Intro: This month I am previewing a book I am working on Inspired Parenting. This week I will be briefly discussing the different developmental stages children go through.
Fourteen to Seventeen: Brain Reboot
Just as the very first stage of childhood is the busy body building phase, the teenage years is busy brain rebuilding and rebooting. And just as the first phase required lots of sleeping, eating, and practicing, so too does this phase. During this phase, the brain is figuring out that it’s not just “me,” but “we” matter. And it is beginning now to understand how that me fits into that we. But just as a child learning how to ride a bike is unstable at first, and falls down, so too do teenagers. Their ability to plan, show compassion and consideration for others, and problem solve will seem awesome one day, and as if they had no knowledge of these skills the next. The mistake I have made as a parent is thinking that my child is “old enough” and “should know better” and perhaps does not need me, or can be left alone and trusted because they are “older. ” I have found that the exact opposite is true. I have to imagine teenagers as children stuck inside a bigger body. Reteaching them expectations when they “fall down.” Spending just as much time with them in their teens as I did when they were two. The only difference between this phase and other, is that I am trying to teach my children how to set their own boundaries and rules. Then when the boundaries and rules they have set for themselves seems to fail them, I process with them.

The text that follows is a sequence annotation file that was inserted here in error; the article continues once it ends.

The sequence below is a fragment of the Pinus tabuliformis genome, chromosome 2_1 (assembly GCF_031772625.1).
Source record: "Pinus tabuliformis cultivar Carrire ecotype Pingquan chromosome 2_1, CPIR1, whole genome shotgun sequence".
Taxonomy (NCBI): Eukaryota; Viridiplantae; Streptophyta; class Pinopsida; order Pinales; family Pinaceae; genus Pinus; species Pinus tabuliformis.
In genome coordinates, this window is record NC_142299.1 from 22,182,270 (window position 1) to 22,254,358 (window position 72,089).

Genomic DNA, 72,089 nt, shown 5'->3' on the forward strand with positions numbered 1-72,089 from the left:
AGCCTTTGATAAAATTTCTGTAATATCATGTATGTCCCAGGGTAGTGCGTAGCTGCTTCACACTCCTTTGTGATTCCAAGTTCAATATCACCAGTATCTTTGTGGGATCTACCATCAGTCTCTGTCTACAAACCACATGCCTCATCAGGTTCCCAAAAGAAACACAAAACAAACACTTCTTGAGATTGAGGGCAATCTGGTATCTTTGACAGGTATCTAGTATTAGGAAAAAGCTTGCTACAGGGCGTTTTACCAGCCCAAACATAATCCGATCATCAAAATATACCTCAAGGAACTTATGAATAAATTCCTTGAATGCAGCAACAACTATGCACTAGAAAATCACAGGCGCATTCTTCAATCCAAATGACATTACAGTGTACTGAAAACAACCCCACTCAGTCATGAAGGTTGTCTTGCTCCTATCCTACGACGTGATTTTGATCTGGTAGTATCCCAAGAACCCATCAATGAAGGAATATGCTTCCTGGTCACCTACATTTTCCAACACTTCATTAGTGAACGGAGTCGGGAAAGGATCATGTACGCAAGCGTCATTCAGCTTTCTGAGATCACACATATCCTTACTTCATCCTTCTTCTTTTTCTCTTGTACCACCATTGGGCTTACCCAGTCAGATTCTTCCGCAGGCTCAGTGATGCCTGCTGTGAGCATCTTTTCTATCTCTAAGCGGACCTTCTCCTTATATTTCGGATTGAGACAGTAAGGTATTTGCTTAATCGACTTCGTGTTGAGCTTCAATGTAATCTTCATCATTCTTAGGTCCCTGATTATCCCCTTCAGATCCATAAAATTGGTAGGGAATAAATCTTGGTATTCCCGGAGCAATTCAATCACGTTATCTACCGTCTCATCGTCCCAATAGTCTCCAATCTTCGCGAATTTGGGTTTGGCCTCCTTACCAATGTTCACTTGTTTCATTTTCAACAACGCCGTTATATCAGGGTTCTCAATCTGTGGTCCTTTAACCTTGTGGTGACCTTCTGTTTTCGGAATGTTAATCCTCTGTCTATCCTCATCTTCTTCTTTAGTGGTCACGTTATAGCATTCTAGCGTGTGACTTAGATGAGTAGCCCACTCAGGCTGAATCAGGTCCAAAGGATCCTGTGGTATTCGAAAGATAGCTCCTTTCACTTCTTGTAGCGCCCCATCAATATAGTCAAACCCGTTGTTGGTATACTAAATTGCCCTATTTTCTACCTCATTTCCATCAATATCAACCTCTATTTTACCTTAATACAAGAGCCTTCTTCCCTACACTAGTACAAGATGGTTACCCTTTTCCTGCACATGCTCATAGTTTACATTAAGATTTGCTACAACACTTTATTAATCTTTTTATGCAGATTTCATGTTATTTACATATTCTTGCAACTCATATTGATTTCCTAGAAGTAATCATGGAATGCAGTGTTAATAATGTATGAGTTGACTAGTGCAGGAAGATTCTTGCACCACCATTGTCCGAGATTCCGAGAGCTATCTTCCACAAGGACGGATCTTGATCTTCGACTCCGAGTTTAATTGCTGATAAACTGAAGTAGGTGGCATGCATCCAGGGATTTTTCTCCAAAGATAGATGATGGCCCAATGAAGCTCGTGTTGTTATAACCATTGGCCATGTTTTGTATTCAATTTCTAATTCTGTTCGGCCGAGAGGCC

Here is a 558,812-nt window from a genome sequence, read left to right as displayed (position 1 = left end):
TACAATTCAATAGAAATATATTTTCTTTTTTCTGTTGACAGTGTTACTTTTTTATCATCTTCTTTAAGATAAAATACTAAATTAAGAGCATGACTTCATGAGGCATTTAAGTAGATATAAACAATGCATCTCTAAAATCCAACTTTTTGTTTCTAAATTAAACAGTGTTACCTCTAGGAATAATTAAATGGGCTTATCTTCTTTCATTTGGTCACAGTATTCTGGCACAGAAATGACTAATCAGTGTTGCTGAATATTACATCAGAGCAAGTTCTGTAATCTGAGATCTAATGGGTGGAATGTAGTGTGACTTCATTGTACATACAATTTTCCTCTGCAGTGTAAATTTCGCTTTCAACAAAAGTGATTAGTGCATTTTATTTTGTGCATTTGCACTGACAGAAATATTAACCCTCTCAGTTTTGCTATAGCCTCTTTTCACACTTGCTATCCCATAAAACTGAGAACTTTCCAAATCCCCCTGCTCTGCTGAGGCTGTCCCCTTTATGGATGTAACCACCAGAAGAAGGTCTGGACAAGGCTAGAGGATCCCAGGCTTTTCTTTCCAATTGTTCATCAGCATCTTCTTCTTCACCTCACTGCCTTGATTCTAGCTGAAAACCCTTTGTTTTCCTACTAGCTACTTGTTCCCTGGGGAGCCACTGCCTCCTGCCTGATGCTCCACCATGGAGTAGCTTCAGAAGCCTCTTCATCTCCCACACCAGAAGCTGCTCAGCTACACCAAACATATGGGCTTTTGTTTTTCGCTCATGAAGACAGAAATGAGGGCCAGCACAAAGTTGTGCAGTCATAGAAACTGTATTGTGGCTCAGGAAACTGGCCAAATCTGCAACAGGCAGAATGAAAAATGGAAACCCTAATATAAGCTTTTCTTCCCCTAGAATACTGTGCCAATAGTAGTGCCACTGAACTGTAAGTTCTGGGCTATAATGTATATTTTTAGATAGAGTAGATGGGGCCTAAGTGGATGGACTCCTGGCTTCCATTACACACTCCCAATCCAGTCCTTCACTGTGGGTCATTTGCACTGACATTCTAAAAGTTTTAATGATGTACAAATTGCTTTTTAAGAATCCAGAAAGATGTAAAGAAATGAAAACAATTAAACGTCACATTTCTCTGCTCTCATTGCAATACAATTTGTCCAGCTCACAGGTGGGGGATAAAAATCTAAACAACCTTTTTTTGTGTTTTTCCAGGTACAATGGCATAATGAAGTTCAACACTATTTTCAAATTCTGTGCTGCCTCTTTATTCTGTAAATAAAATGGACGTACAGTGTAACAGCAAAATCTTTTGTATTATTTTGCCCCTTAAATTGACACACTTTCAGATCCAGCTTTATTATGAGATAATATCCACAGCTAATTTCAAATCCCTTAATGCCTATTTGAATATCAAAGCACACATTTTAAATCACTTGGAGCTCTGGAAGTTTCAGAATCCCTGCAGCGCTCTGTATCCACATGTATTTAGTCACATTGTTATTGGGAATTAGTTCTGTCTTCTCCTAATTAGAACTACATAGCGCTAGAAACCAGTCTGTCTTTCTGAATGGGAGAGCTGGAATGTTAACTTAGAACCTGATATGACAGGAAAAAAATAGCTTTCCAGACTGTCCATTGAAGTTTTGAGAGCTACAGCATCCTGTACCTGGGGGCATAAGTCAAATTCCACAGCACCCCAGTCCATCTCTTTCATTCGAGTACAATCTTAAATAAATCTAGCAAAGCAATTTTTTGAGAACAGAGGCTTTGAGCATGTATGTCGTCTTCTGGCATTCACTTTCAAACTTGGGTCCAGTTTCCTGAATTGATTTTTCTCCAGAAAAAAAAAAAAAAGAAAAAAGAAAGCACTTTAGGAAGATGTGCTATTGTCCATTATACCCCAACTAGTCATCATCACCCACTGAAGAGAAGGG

The four questions I find most useful are:
- Did your decisions and actions make you, and those around you, more or less functional?
- Did your decisions and actions lift you, and others up, or did they drag you and others down? In other words, how did you, and others, feel after the decision, or experience, was made and experienced?
- What would you do differently next time?
- What will you put in place for yourself to ensure you make a better decision, or have a better experience?